Godel, Escher, Bach: An Eternal Golden Braid.pdf
Twenty years after it topped the bestseller charts, Douglas R. Hofstadter's Gödel, Escher, Bach: An Eternal Golden Braid is still something of a marvel. Besides being a profound and entertaining meditation on human thought and creativity, this book looks at the surprising points of contact between the music of Bach, the artwork of Escher, and the mathematics of Gödel. It also looks at the prospects for computers and artificial intelligence (AI) for mimicking human thought. For the general reader and the computer techie alike, this book still sets a standard for thinking about the future of computers and their relation to the way we think.
Hofstadter's great achievement in Gödel, Escher, Bach was making abstruse mathematical topics (like undecidability, recursion, and 'strange loops') accessible and remarkably entertaining. Borrowing a page from Lewis Carroll (who might well have been a fan of this book), each chapter presents dialogue between the Tortoise and Achilles, as well as other characters who dramatize concepts discussed later in more detail. Allusions to Bach's music (centering on his Musical Offering) and Escher's continually paradoxical artwork are plentiful here. This more approachable material lets the author delve into serious number theory (concentrating on the ramifications of Gödel's Theorem of Incompleteness) while stopping along the way to ponder the work of a host of other mathematicians, artists, and thinkers.
The world has moved on since 1979, of course. The book predicted that computers probably won't ever beat humans in chess, though Deep Blue beat Garry Kasparov in 1997. And the vinyl record, which serves for some of Hofstadter's best analogies, is now left to collectors. Sections on recursion and the graphs of certain functions from physics look tantalizing, like the fractals of recent chaos theory. And AI has moved on, of course, with mixed results. Yet Gödel, Escher, Bach remains a remarkable achievement. Its intellectual range and ability to let us visualize difficult mathematical concepts help make it one of this century's best for anyone who's interested in computers and their potential for real intelligence. --Richard Dragan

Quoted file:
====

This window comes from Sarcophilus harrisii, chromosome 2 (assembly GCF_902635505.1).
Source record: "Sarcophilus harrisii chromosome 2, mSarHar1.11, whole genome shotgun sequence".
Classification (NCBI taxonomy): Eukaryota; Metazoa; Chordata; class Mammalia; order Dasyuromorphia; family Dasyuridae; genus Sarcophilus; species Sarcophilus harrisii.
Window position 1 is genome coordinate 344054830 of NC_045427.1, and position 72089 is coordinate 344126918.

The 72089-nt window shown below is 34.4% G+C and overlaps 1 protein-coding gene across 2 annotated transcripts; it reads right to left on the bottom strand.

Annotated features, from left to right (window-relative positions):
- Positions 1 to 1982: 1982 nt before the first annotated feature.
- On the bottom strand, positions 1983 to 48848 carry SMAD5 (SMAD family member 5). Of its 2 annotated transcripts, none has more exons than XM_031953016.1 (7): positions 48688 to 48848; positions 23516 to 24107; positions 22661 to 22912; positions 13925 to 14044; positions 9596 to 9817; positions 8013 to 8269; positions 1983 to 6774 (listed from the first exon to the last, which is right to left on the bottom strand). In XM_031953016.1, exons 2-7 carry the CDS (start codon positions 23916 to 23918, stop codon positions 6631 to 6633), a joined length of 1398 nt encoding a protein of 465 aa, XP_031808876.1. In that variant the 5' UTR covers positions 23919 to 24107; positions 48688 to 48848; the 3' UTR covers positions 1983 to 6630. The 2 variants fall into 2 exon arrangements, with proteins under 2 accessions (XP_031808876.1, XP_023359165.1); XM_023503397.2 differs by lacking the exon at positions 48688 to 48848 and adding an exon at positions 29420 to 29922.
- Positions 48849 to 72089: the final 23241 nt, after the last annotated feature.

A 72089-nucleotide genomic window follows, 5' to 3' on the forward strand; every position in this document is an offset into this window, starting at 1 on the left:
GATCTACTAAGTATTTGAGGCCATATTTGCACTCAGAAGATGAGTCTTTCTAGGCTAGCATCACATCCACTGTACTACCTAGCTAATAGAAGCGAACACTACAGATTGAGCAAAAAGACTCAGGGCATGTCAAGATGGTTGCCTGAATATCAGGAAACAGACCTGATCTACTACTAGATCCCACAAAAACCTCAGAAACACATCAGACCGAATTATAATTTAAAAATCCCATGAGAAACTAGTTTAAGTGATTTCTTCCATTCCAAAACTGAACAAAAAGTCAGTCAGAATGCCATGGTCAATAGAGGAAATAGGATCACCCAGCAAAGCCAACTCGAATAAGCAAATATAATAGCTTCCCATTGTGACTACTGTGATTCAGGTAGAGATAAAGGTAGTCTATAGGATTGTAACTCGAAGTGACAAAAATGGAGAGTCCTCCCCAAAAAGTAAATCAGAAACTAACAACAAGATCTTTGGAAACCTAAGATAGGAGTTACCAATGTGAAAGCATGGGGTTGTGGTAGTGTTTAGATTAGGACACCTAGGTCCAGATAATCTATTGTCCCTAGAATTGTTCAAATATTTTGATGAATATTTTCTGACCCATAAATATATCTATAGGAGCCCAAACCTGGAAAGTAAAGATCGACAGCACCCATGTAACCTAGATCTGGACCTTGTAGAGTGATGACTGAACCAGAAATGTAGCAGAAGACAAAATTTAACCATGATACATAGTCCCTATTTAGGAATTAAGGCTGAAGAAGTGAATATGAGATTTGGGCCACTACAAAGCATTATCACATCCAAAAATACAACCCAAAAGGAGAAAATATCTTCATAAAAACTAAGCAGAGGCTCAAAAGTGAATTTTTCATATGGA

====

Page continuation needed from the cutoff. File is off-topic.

"Even without the contemporary relevance lent the book by the specter of global warming. The Little Ice Age would be an engrossing historical volume."
Douglas Hofstadter is professor of computer science and cognitive science at Indiana University. GODEL, ESCHER, BACH won the 1980 Pulitzer Prize for General Non-Fiction.
What is a self, and how can a self come out of inaminate matter?' This is the riddle that drove Hofstadter to write this extraordinary book. Linking together the music of J.S. Bach, the graphic art of Escher and the mathematical theorems of Godel, as well as ideas drawn from logic, biology, psychology, physics and linguistics, Douglas Hofstadter illuminates one of the greatest mysteries of modern science: the nature of human thought processes. 'Every few decades an unknown author brings outa book of such depth, clarity, range, wit, beauty and originality that it is recognized at once as a major literary event. This is such a work' - Martin Gardner.